Stopping pneumonia through innovation, action

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By Musarrat Farooqui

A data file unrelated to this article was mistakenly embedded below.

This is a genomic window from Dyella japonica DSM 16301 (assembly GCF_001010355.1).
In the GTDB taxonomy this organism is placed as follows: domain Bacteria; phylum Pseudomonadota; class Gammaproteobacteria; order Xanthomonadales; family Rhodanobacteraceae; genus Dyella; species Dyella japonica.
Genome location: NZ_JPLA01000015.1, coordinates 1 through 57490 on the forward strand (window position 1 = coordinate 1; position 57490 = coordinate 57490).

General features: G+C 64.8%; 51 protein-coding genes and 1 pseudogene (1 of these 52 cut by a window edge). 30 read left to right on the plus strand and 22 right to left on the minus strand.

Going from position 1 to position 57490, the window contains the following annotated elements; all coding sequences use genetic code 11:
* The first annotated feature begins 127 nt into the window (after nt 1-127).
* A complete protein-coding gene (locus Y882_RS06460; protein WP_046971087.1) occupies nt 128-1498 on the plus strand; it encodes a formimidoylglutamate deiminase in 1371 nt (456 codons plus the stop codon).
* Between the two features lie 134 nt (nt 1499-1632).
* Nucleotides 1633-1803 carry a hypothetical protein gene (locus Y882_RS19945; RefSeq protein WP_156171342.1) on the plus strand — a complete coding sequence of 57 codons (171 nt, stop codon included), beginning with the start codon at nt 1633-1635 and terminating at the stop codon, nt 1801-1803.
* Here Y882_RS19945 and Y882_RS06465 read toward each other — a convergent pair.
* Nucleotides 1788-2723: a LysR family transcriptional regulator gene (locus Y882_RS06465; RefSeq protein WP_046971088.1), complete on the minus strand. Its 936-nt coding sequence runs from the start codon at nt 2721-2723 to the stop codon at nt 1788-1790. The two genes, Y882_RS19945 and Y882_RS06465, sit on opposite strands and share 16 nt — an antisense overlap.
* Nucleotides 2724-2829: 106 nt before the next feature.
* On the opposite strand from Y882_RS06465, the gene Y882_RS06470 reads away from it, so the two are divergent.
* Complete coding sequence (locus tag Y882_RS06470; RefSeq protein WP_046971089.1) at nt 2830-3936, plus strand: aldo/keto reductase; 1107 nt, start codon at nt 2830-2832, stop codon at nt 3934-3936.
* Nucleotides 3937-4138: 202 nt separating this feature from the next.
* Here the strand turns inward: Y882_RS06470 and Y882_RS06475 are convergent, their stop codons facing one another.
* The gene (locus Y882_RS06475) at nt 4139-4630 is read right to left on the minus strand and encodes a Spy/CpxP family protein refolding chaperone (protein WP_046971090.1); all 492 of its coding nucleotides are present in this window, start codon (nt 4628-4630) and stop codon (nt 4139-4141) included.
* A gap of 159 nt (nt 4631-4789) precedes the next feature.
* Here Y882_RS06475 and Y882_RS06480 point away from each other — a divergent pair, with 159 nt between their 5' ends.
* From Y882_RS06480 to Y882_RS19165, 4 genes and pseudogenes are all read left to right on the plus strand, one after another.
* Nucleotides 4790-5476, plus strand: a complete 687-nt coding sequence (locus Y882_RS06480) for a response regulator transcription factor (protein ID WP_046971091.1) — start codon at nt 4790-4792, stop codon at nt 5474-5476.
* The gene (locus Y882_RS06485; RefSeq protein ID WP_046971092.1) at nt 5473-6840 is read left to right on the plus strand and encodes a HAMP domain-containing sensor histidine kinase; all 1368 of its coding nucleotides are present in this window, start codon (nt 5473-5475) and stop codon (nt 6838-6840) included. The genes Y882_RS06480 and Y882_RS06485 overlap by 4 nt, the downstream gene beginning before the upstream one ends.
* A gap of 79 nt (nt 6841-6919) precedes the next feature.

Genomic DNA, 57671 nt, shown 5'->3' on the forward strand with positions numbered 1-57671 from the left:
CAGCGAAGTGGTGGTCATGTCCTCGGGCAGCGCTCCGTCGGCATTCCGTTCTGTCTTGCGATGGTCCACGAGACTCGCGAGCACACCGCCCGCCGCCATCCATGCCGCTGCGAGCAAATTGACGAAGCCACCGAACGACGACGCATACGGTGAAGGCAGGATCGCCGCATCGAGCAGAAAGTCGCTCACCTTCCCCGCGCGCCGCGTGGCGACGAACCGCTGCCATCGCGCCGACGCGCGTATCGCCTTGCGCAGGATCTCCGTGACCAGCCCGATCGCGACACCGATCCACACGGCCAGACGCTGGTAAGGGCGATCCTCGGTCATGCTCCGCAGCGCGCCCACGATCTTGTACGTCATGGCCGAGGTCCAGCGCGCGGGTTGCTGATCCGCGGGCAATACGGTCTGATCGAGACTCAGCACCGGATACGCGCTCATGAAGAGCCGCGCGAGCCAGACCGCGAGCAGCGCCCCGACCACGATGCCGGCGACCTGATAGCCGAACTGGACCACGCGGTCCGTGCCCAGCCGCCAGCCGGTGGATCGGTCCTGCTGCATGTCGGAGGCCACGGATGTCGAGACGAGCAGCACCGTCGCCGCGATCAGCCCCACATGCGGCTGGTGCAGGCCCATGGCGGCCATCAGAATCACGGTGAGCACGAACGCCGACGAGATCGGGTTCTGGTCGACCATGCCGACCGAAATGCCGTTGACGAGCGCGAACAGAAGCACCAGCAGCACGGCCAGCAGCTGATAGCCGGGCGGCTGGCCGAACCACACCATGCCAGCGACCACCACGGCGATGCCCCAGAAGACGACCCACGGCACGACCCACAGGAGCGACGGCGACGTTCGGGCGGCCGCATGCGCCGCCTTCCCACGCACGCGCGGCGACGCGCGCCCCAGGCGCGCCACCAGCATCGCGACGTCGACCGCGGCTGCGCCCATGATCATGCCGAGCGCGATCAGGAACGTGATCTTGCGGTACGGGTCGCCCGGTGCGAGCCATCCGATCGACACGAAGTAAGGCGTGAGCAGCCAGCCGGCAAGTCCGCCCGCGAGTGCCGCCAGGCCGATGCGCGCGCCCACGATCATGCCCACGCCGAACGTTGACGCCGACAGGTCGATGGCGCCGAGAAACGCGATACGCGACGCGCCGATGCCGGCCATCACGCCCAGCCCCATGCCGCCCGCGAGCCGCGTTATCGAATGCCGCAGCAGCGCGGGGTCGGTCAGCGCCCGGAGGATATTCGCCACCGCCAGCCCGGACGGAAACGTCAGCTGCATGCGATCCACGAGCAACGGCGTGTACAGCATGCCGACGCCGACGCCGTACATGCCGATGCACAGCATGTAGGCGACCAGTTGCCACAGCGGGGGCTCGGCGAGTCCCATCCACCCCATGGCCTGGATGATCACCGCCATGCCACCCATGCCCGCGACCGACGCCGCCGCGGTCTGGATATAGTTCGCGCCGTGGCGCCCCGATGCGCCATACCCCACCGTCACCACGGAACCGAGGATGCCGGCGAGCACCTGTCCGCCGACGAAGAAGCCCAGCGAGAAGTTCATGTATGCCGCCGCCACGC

Children represent the future of every nation, and it is every nation’s responsibility to ensure their health, growth, and development. The12 November ‘World Pneumonia Day’ recalls us to ensure and protect children’s health and well-being through action and innovation to accelerate progress in combating pneumonia and diarrhea. On this day we should join others in raising awareness of the disease and taking action to tackle it. Pneumonia is a preventable and treatable disease. Yet it is still one of the world’s leading causes of death in children under five years old: in previous years almost one million children under five lost their lives due to this deadly disease. Pakistan has one of the highest childhood death burdens in the world, and pneumonia is the main single cause of death. Almost four children die from pneumonia every minute – that’s 1.2 million children each year, accounting for 18 percent of all deaths in under fives. As a contributor to the pneumonia burden, the country has a significant indoor air pollution (IAP) problem. Biomass fuel (wood, crop residues, animal dung) which is being used in four fifths of all households in Pakistan is the major source of IAP when it is burned for cooking, space heating and lighting homes. It is unfortunate that no one is ready to take the responsibility of the health sector. The federal government claims that after the 18th amendment it has become the responsibility of the provinces to deal with the health sector. On the other hand, provinces do not have the capacity to tackle the health-related issues. Because of the security situation and floods, a large number of people were displaced in the country during the last a decade. So the number of affected people could not be reduced. We need political will to control the diseases. Though, the progress is too much slow. As the global community continues to set ambitious goals, we need to make sure that efforts are increased to achieve the existing goals, as well as future targets set at the country and subnational levels. This is the only way that global targets will be met. Pneumonia is one of the leading causes of deaths in children under five years old despite being easily preventable and treatable. Although vaccines and other preventative efforts are decreasing the burden of the disease, much more work is still required. Those living in poor communities are at highest risk of pneumonia. Every child, regardless of where they are born, deserves access to lifesaving vaccines and medicines. The major challenge for poor communities in these areas is lack of access to good healthcare services. The displaced people are unable to access healthcare, and potentially vulnerable to vaccine-preventable disease. Accessible health information is also needed to help parents recognise early symptoms of pneumonia in their children so they can access treatment quickly. The health workers and community volunteers will be trained to help prevent childhood illnesses including pneumonia remote communities need more health education on preventing and managing disease. A research carried out by the Pakistan Demographic and Health Survey, mentioned that in 1991 the country had an immunisation coverage of 86 percent but sadly the current figure stands at 53.8 percent due to misconception by different sect of thought. Now it is parent as well as the government have to play an increasingly important role to get the immunisation coverage on a higher level. “Immunisation is a proven tool for controlling and eliminating 10 life-threatening infectious diseases, thus one of the most cost-effective health investments,” experts add. The EPI is a disease prevention activity which aimed at reducing illness and mortality from childhood diseases that are preventable by immunisation. He elaborated that there are nine diseases in the EPI programme of Pakistan, including poliomyelitis, measles, pneumococcal disease and diphtheria, which were responsible for millions of disabilities and deaths around the world each year. Regretting the current state of immunisation coverage, he claimed that the country had a higher immunisation ratio in the past. “Vaccination is incredibly important in the fight against pneumonia, as it aims at preventing the disease rather than curing it. In other words, helping to fight the disease before it is able to cause long term damage to the patient. Vaccination is also important because it helps us to reduce our reliance on antibiotics, which in turn will help curb the rise of antimicrobial resistance”. Pneumonia is contagious and is usually transmitted when an infected person coughs or sneezes, sending small droplets that contain the germ into the air. Bacteria cause about 60% of pneumonia cases in the developing world, which means they can be treated with antibiotics. Pneumonia kills more children than HIV, malaria and measles combined. A data which collected from all over the different areas of Sindh public health departments revealed alarming situation. Which are that water supply of the filtration plants are not working which has been placed years ago. The 100 percent Sindh people has no clean and fresh water to during almost 80 percent water supplies are polluted with drain or dirty supply lines. The rural areas of Sindh like Thar have no healthcare facilities and according to a report nearly 200 health units had been without medicines for the last many years. He elaborated that Pakistan is allocating 80 percent of health budget which is spent only 30 percent on urban areas and 20 percent spend for rural population which is three time larger than the urban areas. “In Pakistan there are140 medical colleges and every year 14000 doctors produced in which 1200 are specialists but they prefer to go abroad because of less opportunity here”. As the Sustaibale Developent Goals (SDGs) focus on issues of poverty and equity, more deliberate investments, actions and use of quality data and monitoring are needed to ensure that issues of access are addressed in places where burden is highest, including areas of conflict. Concerted efforts are needed to ensure there is sufficient supply of the appropriate treatments in places where the need is greatest and that prevention remains a priority. Renewed focus on implementing policies for interventions that work is essential to ensure that these products are accessible and can be administered by trained local health workers. —(The writer is a Karachi based freelance journalist.)